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ASU's sustainability achievements rated GOLD


August 25, 2011

In recognition of its sustainability achievements from the Association for the Advancement of Sustainability in Higher Education (AASHE), Arizona State University has earned a STARS Gold rating.

STARS®, the Sustainability Tracking, Assessment & Rating System, is a transparent, self-assessment framework for colleges and universities to gauge relative progress toward sustainability. Institutions report their achievements in three overall areas: Education and Research; Operations; and Planning, Administration and Engagement. ASU earned its highest points in Planning, Administration and Engagement. Download Full Image

ASU received STARS® credits for a number of innovative programs such as its Campus Metabolism website and its Minor in Sustainability that is available to undergraduate students who are majoring in any discipline. ASU also received credits for the completion of its Carbon Neutrality Action Plan and its Sustainability Plan. Both plans are being utilized to conduct day-to-day operations in ways that help maximize the university’s positive impacts and provide optimal living, working, and learning environments.

“This STARS Gold rating is especially meaningful to the university as it is a testament to all of our many change agents here at ASU, and that their individual and collective efforts are being recognized,” says Ray Jensen, associate vice president, university business services and university sustainability operations officer.

Impacting four campuses at the largest public university in the U.S., ASU’s sustainability program is known for the bold-vision established by ASU President Michael Crow that spans all university functions – research, curriculum, outreach and engagement programs, and operational efforts. The university has established the following comprehensive, sustainability operations goals:

• Carbon Neutrality
• Zero Solid/Water Waste
• Active Engagement
• Principled Practice

ASU uses its experience with the AASHE STARS data-collection process to refine annual benchmarks used to assess its progress in advancing its university-wide sustainability program.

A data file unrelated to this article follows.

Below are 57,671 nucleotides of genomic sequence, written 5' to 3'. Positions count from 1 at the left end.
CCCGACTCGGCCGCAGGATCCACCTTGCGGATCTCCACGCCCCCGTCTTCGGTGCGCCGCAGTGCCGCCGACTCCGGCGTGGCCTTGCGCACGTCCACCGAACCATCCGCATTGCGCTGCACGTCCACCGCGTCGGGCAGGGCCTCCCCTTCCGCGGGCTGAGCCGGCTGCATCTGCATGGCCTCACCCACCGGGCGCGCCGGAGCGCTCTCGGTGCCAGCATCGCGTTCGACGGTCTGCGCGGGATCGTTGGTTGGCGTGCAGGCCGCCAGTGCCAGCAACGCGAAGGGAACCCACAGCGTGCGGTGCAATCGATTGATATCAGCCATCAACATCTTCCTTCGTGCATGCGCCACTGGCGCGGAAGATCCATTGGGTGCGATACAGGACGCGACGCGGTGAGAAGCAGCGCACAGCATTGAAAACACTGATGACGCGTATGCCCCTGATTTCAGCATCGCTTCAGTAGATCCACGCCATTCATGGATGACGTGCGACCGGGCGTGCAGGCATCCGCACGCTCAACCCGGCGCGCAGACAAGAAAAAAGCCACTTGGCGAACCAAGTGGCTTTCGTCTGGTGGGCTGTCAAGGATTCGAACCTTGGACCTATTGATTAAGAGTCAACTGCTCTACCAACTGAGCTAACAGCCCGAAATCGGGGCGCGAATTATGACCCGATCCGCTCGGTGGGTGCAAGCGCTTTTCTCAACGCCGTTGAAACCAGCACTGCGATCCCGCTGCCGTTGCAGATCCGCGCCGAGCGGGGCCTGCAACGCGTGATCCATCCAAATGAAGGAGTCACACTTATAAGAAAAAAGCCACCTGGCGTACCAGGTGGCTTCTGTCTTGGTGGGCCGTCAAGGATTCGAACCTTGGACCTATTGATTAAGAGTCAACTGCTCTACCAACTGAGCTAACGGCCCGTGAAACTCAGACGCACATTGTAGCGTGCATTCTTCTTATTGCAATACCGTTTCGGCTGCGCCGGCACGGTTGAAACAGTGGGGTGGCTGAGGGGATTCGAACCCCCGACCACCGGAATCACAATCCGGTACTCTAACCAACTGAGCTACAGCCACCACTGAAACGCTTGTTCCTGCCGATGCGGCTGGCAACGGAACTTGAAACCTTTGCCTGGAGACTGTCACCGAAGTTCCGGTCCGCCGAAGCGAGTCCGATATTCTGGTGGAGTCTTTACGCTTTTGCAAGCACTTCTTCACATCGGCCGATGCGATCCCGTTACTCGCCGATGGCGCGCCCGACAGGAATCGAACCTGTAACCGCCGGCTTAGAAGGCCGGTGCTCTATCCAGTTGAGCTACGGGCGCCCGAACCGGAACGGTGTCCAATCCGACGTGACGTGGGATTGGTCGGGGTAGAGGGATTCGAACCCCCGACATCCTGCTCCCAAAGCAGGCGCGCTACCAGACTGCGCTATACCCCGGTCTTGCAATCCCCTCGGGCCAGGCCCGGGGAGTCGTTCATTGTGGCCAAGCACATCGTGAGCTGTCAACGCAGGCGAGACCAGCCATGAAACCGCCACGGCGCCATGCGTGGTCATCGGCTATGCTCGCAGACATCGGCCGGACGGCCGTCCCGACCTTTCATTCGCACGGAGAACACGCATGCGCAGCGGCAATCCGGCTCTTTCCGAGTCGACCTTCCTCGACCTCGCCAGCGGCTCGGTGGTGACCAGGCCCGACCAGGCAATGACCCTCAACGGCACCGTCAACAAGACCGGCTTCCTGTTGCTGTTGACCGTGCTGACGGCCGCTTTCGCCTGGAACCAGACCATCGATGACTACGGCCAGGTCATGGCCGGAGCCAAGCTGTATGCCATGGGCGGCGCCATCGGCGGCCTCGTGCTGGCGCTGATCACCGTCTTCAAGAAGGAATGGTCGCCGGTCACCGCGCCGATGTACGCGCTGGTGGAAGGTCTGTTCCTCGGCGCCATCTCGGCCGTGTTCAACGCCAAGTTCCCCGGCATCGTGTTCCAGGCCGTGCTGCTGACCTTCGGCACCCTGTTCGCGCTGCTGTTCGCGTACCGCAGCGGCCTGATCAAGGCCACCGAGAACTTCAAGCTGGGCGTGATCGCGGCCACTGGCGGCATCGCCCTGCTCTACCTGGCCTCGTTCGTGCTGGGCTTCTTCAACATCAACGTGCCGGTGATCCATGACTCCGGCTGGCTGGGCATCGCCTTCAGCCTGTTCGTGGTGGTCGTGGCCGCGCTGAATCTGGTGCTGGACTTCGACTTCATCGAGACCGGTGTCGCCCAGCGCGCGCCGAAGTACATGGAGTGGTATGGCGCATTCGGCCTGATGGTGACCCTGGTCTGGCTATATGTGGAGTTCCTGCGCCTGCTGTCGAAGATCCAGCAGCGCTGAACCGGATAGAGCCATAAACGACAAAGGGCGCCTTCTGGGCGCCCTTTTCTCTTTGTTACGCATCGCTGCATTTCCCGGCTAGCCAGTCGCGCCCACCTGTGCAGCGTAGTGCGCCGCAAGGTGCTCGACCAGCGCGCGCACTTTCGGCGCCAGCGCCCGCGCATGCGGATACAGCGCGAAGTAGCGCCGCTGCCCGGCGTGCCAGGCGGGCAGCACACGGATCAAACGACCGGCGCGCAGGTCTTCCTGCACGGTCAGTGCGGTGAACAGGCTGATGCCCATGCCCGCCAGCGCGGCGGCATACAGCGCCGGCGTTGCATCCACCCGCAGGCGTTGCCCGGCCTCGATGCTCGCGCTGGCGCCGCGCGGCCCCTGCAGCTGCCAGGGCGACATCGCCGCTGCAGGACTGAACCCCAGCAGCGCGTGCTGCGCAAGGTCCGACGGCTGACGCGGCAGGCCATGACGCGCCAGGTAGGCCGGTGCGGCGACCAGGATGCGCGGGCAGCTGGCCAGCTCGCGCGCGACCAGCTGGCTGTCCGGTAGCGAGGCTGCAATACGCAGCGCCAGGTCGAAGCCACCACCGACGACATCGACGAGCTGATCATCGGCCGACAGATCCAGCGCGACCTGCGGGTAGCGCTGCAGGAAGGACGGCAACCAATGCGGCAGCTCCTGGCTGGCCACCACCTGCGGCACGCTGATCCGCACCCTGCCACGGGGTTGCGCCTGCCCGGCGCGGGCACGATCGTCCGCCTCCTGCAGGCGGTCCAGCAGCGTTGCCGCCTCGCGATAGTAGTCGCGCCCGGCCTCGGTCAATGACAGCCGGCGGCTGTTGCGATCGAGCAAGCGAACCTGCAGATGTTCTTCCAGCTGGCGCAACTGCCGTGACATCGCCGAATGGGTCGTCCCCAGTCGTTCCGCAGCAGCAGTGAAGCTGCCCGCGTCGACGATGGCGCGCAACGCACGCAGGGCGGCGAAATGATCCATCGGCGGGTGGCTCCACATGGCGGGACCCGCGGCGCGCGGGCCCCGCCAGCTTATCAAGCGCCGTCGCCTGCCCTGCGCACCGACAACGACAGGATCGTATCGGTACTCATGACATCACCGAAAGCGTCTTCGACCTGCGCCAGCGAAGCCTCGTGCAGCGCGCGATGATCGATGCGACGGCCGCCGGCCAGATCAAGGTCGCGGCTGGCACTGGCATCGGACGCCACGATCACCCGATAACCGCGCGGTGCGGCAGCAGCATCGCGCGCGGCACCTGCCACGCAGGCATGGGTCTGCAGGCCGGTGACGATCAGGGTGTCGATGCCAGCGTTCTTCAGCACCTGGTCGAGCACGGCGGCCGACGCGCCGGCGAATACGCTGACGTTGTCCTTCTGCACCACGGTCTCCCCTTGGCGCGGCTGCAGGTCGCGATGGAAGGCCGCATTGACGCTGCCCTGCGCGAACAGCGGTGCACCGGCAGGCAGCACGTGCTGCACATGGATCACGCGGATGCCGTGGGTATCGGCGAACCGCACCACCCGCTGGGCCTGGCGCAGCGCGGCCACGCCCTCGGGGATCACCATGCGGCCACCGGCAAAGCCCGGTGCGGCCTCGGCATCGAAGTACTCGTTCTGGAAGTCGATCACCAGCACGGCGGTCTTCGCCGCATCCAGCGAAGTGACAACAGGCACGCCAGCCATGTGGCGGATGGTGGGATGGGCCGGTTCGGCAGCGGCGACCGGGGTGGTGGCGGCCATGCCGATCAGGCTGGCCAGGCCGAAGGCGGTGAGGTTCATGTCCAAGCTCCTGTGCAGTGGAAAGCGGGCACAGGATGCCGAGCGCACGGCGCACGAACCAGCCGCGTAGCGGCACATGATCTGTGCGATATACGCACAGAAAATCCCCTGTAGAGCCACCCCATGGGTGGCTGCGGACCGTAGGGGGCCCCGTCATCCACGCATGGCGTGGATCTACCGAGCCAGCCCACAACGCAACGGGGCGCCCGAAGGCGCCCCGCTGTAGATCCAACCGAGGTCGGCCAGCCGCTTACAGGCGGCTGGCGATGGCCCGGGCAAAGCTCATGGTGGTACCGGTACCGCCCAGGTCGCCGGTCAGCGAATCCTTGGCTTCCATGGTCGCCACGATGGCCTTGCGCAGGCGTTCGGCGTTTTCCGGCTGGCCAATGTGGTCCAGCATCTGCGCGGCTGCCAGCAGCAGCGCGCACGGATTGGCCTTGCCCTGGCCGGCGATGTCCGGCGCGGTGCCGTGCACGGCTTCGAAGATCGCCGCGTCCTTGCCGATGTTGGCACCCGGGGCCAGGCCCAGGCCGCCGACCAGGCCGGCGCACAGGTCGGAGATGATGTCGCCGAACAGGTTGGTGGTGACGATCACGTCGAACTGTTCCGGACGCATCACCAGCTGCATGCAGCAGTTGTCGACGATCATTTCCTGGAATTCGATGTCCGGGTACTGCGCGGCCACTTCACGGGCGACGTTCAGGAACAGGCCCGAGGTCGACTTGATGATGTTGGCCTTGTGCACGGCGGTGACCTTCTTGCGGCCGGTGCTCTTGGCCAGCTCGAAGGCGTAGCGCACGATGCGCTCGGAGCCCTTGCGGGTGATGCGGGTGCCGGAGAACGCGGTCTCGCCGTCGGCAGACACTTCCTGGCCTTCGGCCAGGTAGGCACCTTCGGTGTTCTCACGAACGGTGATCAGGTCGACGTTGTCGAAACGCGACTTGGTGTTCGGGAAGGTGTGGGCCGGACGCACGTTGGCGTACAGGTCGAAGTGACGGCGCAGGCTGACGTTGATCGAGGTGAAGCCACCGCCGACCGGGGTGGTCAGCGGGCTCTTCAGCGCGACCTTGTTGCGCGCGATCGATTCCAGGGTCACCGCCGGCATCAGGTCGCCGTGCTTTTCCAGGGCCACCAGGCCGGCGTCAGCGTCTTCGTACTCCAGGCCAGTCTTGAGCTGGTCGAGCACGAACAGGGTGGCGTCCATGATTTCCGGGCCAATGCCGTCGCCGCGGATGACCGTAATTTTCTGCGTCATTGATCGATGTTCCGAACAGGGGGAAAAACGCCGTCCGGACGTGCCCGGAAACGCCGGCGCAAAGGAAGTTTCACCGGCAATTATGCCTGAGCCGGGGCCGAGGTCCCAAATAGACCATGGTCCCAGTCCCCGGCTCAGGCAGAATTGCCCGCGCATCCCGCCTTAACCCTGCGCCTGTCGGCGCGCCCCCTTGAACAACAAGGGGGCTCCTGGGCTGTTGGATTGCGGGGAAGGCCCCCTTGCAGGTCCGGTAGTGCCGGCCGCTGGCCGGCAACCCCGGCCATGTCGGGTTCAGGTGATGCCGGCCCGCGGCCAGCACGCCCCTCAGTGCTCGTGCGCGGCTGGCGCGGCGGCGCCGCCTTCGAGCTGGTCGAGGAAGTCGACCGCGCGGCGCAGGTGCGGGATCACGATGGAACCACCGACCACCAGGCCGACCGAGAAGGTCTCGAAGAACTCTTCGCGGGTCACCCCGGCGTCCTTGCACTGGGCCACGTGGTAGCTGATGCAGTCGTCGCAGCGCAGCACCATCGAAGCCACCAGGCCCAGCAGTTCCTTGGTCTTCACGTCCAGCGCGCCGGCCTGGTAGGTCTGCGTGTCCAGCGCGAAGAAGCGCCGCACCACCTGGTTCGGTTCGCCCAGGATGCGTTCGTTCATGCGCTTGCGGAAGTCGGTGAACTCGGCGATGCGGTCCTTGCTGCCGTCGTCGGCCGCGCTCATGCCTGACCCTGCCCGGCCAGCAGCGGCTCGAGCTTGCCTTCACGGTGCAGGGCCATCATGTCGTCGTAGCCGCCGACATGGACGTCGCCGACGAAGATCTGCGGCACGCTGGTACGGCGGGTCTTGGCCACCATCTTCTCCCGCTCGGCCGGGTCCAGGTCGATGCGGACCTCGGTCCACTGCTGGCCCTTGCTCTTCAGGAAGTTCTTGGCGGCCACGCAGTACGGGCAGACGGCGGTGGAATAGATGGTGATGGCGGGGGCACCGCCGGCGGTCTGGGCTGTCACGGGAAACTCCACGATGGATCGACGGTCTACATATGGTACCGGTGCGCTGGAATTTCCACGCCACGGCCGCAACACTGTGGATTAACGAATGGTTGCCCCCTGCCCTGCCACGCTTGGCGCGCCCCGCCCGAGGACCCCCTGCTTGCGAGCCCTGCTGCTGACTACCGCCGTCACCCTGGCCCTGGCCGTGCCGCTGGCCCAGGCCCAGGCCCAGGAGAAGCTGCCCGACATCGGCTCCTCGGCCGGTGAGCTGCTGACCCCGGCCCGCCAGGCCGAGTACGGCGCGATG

“Over the years, our involvement with STARS has helped us teach future leaders how to engage the community and demonstrate their commitment through effective sustainability practices,” says Rob Melnick, executive dean and research scientist at the Global Institute of Sustainability. “Making bold commitments and tracking our progress is essential to our success, and it helps us to keep an eye on the primary goal of improving the world around us.”

To view full report, click here.

About ASU Campus Sustainability and University Sustainability Business Practices
The ASU sustainability vision begins internally with university-wide business practices and policies. Sustainability efforts are advanced by the Global Institute of Sustainability and made possible by partners from across ASU. Sustainability practices are implemented in the areas of energy, water, carbon neutrality, transportation, buildings and grounds, food services, waste and recycling, and purchasing. For more information, visit: http://sustainability.asu.edu/practice.

About the Global Institute of Sustainability
The Global Institute of Sustainability is the hub of ASU’s sustainability initiatives. The Institute advances research, education, and business practices for an urbanizing world. Its School of Sustainability, the first of its kind in the U.S., offers transdisciplinary degree programs to create practical solutions for environmental, economic, and social challenges. http://sustainability.asu.edu/

About AASHE
AASHE is an association of colleges and universities that are working to create a sustainable future. AASHE’s mission is to empower higher education to lead the sustainability transformation. It provides resources, professional development and a network of support to enable institutions of higher education to model and advance sustainability in everything they do, from governance and operations to education and research. For more information about AASHE, visit www.aashe.org.

Media contacts:

Karen Leland, karen.leland@asu.edu
480.965.0013
Global Institute of Sustainability, Arizona State University

Paul Rowland, paul.rowland@aashe.org
720.346.1432
Association for the Advancement of Sustainability in Higher Education

Wendy Craft

Marketing and communications manager, Business and Finance Communications Group

480-965-6695